This week's bonkers firm has promoted its legal services by featuring an astronaut hitting a golf ball from the Moon to Earth.

On its website, Parisian-based firm, Fairway, says that "fairness" is key for the firm:
   

Pushing the wordplay a bit more, the firm's website says that Fairway, achieves deals that are "fair":
     
 
And just in case you missed it, Fairway rams it home:
     

A marketing bod at the firm realised that there was more potential to the name, as Fairway can also refer to the main stretch of a golf course. So, naturally, the firm's website features a video of an astronaut hitting a golf ball from the Moon, through space, onto Earth and into Fairway's office, to represent, erm ... a golf "fairway" across the planets. And nothing to do with law. Cue video.

In a galaxy, fair, fair away:
     

A golf ball on the moon is teed up to face Earth: 
     

An astronaut golfer defies physics, logic and Fairway's marketing budget, to hit the ball towards Earth:
     

The ball heads down the galactic fairway. That's one giant shot for mankind:
     

One of the disadvantages of space golf soon becomes apparent, as the ball hurtles towards a satellite in orbit:
     

The ball wipes out the satellite, causing it to burst into flames and giving Houston a problem. But the ball is still on track so, technically, it's a good shot:
     

The flaming ball penetrates the earth's atmosphere and heads towards Paris, as the satellite presumably crashes off screen wiping out an entire community in the suburbs:
     

The ball lands straight down the middle of a chimney. The satellite disaster is forgiven, as it seems the astronaut really managed a peach of a shot:
     

It rolls into an empty meeting room - seems that nobody back on Earth was that bothered:
     

Having made it across the planetary fairway - it's a hole in one as the ball slots into ... a laptop accessory. 
     

The galaxy's most impressive golf shot of all time has enabled a PowerPoint display about Fairway to start on a projector to an empty meeting room. Sport has its anti-climatic moments:
     

Fairway's amazing scenes can be seen here

Or take a stroll down the hall of other bonkerdom websites.
Tip Off ROF

Comments

Roll On Friday 06 Jul 18

*sigh*
Great, thanks, i'm going to spend all morning pondering whether this is actually possible. Given the moon's low gravity, could a decent hit with a suitable driver actually achieve escape velocity? If it did so, then leaving aside orbital periods, manual speed/distance/timing judgments and the difficulties involved in delivering a precise stroke which would bring the ball into Earth's gravity, could this actually be done?
I'm saying yes. Yes, I think this is possible. Obvs, 3Dux is possibly the only human who could achieve it.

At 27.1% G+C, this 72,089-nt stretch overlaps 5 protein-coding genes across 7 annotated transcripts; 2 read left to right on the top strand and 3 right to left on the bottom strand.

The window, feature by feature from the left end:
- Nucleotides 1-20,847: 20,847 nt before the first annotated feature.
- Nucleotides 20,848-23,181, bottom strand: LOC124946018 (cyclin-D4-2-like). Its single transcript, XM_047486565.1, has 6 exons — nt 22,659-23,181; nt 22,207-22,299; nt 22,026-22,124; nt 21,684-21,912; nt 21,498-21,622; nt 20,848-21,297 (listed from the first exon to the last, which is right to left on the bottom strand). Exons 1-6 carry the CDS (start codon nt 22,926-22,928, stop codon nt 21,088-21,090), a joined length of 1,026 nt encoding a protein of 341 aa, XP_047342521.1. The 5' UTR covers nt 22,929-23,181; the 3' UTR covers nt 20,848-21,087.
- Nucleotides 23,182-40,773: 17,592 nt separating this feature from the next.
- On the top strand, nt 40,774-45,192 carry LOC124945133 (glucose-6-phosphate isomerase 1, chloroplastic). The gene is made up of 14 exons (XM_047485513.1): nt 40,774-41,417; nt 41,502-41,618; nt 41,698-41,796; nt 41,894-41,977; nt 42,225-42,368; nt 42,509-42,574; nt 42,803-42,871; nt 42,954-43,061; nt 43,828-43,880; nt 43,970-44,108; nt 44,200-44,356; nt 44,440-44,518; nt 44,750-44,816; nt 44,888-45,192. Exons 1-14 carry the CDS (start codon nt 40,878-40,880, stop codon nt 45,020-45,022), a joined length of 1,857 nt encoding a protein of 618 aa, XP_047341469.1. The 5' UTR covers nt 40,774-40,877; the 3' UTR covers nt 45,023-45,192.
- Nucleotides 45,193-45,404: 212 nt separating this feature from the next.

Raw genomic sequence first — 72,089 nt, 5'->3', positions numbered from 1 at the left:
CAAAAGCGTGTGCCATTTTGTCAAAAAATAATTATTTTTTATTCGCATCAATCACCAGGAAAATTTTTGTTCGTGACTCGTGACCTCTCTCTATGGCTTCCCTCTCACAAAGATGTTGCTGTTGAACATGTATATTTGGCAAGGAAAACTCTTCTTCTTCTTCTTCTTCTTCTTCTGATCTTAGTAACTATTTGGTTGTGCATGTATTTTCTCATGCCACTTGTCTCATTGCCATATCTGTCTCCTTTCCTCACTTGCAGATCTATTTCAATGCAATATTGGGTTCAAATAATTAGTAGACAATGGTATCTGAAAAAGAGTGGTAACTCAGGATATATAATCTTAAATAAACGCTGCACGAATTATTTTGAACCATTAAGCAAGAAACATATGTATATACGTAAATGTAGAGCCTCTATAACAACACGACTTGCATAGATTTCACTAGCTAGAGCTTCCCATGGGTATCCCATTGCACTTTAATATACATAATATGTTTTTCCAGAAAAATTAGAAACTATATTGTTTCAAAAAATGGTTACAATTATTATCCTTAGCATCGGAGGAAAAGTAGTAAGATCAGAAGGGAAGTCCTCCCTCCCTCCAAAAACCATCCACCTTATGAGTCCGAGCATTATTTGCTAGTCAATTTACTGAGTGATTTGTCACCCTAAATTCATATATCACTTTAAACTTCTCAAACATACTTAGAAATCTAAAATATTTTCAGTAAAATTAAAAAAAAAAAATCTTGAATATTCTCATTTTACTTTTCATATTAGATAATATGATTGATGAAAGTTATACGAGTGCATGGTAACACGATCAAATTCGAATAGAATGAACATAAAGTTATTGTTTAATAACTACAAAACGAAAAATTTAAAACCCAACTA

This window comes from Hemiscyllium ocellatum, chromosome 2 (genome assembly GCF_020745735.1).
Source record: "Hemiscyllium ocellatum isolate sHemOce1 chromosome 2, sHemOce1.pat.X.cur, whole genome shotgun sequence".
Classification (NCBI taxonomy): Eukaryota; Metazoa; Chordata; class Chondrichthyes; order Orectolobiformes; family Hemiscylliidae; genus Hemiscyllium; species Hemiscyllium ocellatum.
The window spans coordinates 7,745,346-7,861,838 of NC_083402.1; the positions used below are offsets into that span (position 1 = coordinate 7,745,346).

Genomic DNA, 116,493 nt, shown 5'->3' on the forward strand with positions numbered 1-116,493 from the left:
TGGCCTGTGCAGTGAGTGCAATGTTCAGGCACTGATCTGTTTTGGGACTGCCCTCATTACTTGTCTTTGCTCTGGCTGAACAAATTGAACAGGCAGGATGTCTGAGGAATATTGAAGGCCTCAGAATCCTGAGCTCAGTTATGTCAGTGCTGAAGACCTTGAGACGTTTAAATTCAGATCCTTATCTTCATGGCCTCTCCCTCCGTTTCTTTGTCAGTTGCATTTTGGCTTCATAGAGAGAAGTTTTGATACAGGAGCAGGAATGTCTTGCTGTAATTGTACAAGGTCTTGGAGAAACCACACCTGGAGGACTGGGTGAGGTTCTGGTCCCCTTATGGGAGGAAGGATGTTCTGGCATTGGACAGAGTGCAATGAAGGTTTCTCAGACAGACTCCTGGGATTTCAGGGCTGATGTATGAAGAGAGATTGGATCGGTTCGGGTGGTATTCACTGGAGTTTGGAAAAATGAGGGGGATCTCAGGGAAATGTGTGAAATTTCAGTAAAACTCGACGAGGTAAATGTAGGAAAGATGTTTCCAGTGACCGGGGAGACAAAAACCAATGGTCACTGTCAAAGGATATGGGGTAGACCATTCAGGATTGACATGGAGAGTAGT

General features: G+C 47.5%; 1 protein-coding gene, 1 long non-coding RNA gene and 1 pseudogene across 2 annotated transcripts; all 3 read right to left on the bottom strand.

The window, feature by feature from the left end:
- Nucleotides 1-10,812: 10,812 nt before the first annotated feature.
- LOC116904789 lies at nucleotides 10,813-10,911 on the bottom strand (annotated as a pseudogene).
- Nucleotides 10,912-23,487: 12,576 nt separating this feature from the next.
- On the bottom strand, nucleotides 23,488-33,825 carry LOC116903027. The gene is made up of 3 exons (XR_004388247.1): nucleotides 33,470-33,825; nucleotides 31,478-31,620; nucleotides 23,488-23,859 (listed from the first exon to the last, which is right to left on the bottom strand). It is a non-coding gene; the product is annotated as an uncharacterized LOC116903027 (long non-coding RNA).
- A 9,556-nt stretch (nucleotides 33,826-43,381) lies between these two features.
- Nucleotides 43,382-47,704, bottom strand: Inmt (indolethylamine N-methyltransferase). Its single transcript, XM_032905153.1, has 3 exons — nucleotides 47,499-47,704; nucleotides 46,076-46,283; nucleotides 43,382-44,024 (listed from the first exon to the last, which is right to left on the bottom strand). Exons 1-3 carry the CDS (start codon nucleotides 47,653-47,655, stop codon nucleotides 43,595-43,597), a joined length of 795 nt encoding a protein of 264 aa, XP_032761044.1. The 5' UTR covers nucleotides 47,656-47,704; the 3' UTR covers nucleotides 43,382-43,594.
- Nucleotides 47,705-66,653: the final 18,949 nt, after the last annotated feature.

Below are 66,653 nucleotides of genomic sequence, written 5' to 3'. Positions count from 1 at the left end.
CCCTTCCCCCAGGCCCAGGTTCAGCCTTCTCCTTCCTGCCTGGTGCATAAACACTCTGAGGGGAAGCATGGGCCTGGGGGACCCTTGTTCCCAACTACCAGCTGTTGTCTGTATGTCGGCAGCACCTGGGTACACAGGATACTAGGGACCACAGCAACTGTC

Anonymous 06 Jul 18

Thanks to the power of the Google, cut & paste and a trainee who is temporarily out of work because the copier is busted, I can confirm as follows:

"The escape velocity from the surface of the moon is approximately 2380 m/s. In conclusion I think it is obvious to the most casual observer that it is not possible for a human to drive a golf ball at these speeds. No, you cannot hit a golf ball into orbit on the moon."

Anonymous 06 Jul 18

"The escape velocity from the surface of the moon is approximately 2380 m/s. In conclusion I think it is obvious to the most casual observer that it is not possible for a human to drive a golf ball at these speeds. No, you cannot hit a golf ball into orbit on the moon."

Your trainee did not spend enough time on Google. The average velocity of a golf ball (on earth) is 340km/h, which I calculate to be 5,666 m/s.

Anonymous 06 Jul 18

I say "average", that should have been "maximum". And that obviously drops off very quickly.

Anonymous 09 Jul 18

Maybe @15:08 needs an appraisal of his own. Hope he is not near the accounts dept!

340 kmph is approx 94.5mps.
5,666 mps is over 20,000 kmph

Anonymous 10 Jul 18

Anon 10:31 - it may be possible in reduced gravity and with no atmosphere to get a really good swing on the golf club. I believe speeds of up to 150 metres a second would be feasible. Actually, nix that - gravity probably helps to get a better swing by accelerating the downwards motion of the club.

However, the moon's rotation also gives a boost. The moon rotates approximately once every 27 days upon its axis, which equates to 2 x pi / (27 * 24 * 60 * 60) = 0.000002 radians per second. As the moon's radius is 1,737,000 metres, at the moon's equator, this gives a boost of an extra 3 metres a second. The remaining 5,567m/s come from building a tower to both increase this boost, and to reduce the required escape velocity, of height h, where 0.000002h = 5567 - 5,6667/(sqrt(1,737,000) x sqrt(1,737,000/h), or a mere 227,000 kilometres.

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